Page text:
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Carnival safety in crowded places

Friday, January 23, 2015

It is that time of the year again deemed as the greatest show on earth—Carnival. For many people attending parties, fetes, functions and participating in the street parades it will be a time to relax and enjoy, spend time with family and friends and to make new memories. 

Now, let’s look at this occurrence: On April 12, 1989, 95 soccer fans perished due to asphyxiation. A crowd of 10,000 fans tried to enter the Sheffield Stadium in Hillsborough, England through seven turnstiles only 30 minutes before kickoff.

What is notable in the aforementioned event? The answer is crowds. In any event, excitement can turn into tragedy in seconds. Crowds are unavoidable occurrences of everyday life, and there is the potential for injuries, minor or major, occurring through the dynamics of crowd behaviour as past tragedies have demonstrated. 

Most injuries and deaths occur when the crowd is on the move generally during ingress, egress, celebration, protest and crowd-surges. Crowds can grow from a few people to thousands in a matter of minutes. It is within these periods of movements that the greater potential for a serious problem arises. 

Do you feel safe in crowds? Are you sure your loved ones know how to protect themselves in a crowd? Here are some tips to make you feel safe. 

Information gathering:

Like with most preparedness activities, the first step is knowing what you are in for. Gather information about the event and its location in advance. With high security events, find out things which you are allowed to take to such. In addition, know how long it will last, an estimated number of people who will be in attendance and also the time of arrival to the event.

Locate emergency exits and first aid stations:

Immediately upon entering any area be it large or small, it should become routine to look for and remember the locations of emergency exits and first-aid stations in advance. Always be aware of the closest exists and stations and communicate such information to family and friends alike. By being aware of the placements of the emergency exits in a crowded area, a quicker escape and being one step ahead can be facilitated in the event of a fire or other emergency situations. Knowledge of first-aid stations would also facilitate an easier and quicker progress in event of first-aid requirements. 

Be aware of your surroundings:

It is always important to watch for any hazard you may possibly come across. Some examples would be extension cords, wires, temporary fences or gates and any type of trash or debris obstructing your walk path. You also need to be aware of unruly individuals. Large, long events tend to include alcohol and occasional fighting. By keeping aware of your surroundings, you can limit the risk of getting yourself hurt or possibly hurting someone else.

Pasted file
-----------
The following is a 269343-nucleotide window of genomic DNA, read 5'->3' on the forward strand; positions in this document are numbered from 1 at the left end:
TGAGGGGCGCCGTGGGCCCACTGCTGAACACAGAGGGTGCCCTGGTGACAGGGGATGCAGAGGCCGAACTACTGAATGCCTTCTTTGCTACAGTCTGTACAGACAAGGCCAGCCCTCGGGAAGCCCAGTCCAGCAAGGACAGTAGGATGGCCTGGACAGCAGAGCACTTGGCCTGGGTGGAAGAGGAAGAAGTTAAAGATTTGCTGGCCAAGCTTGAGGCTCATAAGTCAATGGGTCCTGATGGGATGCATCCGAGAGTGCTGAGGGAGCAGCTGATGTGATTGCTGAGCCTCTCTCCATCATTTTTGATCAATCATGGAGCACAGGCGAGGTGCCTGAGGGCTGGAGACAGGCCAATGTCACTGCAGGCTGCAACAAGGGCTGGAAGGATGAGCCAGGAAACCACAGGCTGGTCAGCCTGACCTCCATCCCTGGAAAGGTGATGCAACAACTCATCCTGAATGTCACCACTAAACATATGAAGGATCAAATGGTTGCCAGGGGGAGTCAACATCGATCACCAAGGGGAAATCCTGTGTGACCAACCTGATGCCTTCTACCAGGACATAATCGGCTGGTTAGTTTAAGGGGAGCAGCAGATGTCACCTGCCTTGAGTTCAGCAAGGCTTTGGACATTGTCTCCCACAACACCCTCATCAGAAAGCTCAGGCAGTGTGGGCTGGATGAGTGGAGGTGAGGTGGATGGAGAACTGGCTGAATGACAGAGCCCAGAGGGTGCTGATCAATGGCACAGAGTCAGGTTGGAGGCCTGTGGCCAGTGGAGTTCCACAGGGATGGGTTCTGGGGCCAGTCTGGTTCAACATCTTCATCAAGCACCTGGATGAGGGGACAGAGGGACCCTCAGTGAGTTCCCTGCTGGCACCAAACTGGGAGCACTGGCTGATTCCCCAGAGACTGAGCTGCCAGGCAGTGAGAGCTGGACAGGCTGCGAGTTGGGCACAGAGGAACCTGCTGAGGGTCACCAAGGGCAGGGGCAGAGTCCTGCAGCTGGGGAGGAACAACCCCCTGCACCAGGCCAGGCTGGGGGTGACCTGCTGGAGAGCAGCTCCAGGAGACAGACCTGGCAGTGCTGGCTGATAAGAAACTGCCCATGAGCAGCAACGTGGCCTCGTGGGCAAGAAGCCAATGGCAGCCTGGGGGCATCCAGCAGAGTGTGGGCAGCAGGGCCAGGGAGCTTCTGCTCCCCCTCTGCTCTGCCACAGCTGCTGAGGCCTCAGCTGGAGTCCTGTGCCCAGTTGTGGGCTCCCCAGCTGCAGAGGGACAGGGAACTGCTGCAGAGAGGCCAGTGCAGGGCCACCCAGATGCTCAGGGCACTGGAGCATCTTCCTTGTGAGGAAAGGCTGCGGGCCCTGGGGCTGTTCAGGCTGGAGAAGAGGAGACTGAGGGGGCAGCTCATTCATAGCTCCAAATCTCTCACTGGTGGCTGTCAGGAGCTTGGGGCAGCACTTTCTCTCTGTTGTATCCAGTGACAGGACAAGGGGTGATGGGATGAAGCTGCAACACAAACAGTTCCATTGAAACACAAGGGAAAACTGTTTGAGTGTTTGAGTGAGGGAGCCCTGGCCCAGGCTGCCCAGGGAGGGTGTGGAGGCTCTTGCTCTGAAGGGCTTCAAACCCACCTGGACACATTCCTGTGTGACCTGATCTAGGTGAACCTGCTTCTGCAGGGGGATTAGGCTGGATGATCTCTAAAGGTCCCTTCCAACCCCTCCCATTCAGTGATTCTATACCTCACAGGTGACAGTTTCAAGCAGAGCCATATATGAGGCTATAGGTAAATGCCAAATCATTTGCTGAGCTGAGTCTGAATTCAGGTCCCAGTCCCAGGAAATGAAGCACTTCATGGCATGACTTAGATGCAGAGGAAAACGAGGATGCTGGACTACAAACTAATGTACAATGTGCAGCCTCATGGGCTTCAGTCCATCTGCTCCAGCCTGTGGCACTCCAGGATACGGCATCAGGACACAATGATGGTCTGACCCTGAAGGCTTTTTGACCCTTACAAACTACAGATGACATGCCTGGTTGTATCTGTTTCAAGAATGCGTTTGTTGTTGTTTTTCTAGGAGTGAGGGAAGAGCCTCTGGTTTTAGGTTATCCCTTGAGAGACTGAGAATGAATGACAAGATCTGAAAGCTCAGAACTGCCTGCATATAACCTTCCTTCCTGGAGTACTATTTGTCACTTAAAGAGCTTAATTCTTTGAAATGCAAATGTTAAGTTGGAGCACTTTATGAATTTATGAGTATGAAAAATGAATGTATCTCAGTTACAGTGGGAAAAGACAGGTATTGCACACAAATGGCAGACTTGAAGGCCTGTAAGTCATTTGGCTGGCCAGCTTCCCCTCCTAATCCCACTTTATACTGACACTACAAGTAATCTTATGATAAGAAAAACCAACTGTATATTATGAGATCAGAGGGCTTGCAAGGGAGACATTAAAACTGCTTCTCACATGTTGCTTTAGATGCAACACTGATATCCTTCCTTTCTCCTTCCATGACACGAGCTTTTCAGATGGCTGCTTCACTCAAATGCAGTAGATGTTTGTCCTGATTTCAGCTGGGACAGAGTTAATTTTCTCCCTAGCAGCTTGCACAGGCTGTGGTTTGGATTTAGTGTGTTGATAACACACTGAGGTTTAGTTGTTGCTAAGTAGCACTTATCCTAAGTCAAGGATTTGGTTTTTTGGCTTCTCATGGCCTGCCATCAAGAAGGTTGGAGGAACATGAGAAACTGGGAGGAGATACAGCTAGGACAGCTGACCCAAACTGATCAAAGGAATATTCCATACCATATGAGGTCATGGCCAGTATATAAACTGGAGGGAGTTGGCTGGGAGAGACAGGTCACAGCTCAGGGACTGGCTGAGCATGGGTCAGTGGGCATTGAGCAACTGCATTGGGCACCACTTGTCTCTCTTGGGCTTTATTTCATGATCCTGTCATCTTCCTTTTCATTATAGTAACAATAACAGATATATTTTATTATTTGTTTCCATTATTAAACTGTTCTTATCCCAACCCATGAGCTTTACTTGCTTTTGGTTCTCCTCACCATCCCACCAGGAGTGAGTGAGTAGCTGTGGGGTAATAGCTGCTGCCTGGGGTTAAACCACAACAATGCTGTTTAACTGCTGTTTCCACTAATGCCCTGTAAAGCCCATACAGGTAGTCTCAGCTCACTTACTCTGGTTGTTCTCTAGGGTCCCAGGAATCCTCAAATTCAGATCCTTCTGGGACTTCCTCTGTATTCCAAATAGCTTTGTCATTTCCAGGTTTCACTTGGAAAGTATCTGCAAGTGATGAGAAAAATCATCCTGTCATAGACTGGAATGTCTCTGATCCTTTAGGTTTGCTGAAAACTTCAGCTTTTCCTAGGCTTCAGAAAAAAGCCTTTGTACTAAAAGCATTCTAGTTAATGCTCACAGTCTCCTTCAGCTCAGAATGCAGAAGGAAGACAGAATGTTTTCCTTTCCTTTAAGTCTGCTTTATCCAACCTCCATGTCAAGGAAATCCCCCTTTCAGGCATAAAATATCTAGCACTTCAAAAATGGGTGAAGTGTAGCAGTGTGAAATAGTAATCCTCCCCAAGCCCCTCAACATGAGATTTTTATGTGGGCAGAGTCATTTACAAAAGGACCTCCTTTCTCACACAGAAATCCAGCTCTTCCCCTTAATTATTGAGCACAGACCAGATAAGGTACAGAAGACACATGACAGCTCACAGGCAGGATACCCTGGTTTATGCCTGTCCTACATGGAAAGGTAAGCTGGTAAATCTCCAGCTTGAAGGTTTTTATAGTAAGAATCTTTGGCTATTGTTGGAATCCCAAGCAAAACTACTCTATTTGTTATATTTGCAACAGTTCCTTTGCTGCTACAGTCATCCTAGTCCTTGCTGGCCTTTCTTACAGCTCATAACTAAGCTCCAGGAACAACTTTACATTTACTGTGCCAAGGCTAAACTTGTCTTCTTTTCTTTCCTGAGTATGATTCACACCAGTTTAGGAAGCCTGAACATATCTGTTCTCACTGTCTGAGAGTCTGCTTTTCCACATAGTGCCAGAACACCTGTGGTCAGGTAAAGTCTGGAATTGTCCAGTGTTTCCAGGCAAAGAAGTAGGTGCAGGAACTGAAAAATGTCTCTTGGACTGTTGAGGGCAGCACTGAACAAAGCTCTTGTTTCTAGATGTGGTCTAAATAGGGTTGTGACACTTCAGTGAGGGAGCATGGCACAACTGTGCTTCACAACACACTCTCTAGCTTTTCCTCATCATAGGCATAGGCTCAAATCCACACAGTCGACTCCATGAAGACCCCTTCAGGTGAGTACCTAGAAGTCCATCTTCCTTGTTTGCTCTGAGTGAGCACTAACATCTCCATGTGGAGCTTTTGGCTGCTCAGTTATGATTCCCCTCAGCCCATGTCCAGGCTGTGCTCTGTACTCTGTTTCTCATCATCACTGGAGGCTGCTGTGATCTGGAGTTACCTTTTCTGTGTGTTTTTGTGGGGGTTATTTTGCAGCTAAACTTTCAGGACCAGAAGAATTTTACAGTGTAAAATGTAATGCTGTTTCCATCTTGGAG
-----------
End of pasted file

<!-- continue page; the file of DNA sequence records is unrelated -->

When the crowd goes wild:

If you sense that there is the possibility of the crowd getting out of control, begin to move out of the centre of the crowd as quickly and calmly as you can. Locate a wall and press yourself against it until the crowd dissipates, or find a better exit point. In an event an unruly crowd knocks you to the ground, place your arms around your head and wrap yourself into a ball. Whilst you may still get hurt, some level of protection will be provided to your head and body.

Pick a place to meet:

The possibility can exist where you can get separated from a group or people in a crowd. Therefore, it is wise beforehand to pick a time and a place to meet. This should be as specific as possible and communicated to every group member. Whilst mobile phones may be considered a quick way of communicating, think of scenarios of dead batteries, lost or stolen mobiles or even overwhelmed network towers. In such a case, you will be more than happy you had a plan.

Know your limits:

It is easier than you think to lose track of how much alcohol you have had to drink especially at events which may last for several hours. It is important to know when to stop. If you are drinking remember to have a designated driver in the group. You never know how much someone else has had to drink and with the vast numbers of vehicles entering and leaving that area, danger may not be far.

Remember: Keeping safety in mind in advance can help you stay calm and think clearly in an emergency—it’s a good asset to have if an emergency happens in a sea of hundreds or even thousands of people. Ensure your gatherings are to cherish and not to regret.

The Caribbean Institute for Security and Public Safety trains people from companies as well as individuals in a wide array of programmes on occupational safety and health and security-related areas which are delivered by experts in the field. Contact us at 223-6999, e-mail: [email protected] or


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